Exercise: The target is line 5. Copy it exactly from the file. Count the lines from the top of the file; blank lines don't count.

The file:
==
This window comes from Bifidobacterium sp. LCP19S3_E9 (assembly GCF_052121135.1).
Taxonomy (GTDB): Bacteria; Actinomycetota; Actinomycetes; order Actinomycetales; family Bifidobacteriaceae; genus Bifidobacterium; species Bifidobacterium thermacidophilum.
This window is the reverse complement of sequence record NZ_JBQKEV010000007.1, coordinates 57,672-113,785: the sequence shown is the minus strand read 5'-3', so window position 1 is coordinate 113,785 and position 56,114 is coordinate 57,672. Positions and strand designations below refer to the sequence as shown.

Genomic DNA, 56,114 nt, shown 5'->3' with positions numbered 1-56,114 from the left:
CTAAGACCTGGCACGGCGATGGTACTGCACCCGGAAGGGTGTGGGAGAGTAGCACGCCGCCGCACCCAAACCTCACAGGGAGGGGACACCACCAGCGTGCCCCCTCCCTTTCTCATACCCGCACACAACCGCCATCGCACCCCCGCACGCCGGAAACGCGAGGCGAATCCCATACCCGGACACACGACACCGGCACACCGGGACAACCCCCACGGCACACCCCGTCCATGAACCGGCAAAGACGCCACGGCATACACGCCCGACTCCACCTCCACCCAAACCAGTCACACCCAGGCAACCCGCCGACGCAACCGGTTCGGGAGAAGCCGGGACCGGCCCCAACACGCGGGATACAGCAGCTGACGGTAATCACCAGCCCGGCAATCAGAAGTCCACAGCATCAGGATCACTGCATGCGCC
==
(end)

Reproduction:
CTAAGACCTGGCACGGCGATGGTACTGCACCCGGAAGGGTGTGGGAGAGTAGCACGCCGCCGCACCCAAACCTCACAGGGAGGGGACACCACCAGCGTGCCCCCTCCCTTTCTCATACCCGCACACAACCGCCATCGCACCCCCGCACGCCGGAAACGCGAGGCGAATCCCATACCCGGACACACGACACCGGCACACCGGGACAACCCCCACGGCACACCCCGTCCATGAACCGGCAAAGACGCCACGGCATACACGCCCGACTCCACCTCCACCCAAACCAGTCACACCCAGGCAACCCGCCGACGCAACCGGTTCGGGAGAAGCCGGGACCGGCCCCAACACGCGGGATACAGCAGCTGACGGTAATCACCAGCCCGGCAATCAGAAGTCCACAGCATCAGGATCACTGCATGCGCC